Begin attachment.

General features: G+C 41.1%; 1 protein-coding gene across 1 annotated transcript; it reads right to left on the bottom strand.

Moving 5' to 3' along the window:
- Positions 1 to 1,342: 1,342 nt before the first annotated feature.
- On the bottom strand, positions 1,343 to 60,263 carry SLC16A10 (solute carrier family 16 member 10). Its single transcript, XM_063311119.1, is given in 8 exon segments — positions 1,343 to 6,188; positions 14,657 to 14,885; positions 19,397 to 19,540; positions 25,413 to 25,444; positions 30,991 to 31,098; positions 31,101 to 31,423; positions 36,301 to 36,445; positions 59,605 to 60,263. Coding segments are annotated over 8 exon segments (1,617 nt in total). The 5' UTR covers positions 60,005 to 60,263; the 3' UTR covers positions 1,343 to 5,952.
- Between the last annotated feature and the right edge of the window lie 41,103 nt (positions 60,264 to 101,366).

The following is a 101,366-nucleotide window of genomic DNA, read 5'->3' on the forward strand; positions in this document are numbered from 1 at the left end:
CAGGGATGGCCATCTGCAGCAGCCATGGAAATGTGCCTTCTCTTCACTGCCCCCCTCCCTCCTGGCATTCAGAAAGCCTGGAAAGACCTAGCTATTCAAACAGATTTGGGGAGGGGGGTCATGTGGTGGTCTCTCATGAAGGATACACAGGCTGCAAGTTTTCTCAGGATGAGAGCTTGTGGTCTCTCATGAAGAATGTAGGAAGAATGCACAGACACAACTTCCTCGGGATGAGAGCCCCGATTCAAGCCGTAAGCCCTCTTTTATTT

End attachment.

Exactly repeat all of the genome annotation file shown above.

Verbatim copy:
General features: G+C 41.1%; 1 protein-coding gene across 1 annotated transcript; it reads right to left on the bottom strand.

Moving 5' to 3' along the window:
- Positions 1 to 1,342: 1,342 nt before the first annotated feature.
- On the bottom strand, positions 1,343 to 60,263 carry SLC16A10 (solute carrier family 16 member 10). Its single transcript, XM_063311119.1, is given in 8 exon segments — positions 1,343 to 6,188; positions 14,657 to 14,885; positions 19,397 to 19,540; positions 25,413 to 25,444; positions 30,991 to 31,098; positions 31,101 to 31,423; positions 36,301 to 36,445; positions 59,605 to 60,263. Coding segments are annotated over 8 exon segments (1,617 nt in total). The 5' UTR covers positions 60,005 to 60,263; the 3' UTR covers positions 1,343 to 5,952.
- Between the last annotated feature and the right edge of the window lie 41,103 nt (positions 60,264 to 101,366).

The following is a 101,366-nucleotide window of genomic DNA, read 5'->3' on the forward strand; positions in this document are numbered from 1 at the left end:
CAGGGATGGCCATCTGCAGCAGCCATGGAAATGTGCCTTCTCTTCACTGCCCCCCTCCCTCCTGGCATTCAGAAAGCCTGGAAAGACCTAGCTATTCAAACAGATTTGGGGAGGGGGGTCATGTGGTGGTCTCTCATGAAGGATACACAGGCTGCAAGTTTTCTCAGGATGAGAGCTTGTGGTCTCTCATGAAGAATGTAGGAAGAATGCACAGACACAACTTCCTCGGGATGAGAGCCCCGATTCAAGCCGTAAGCCCTCTTTTATTT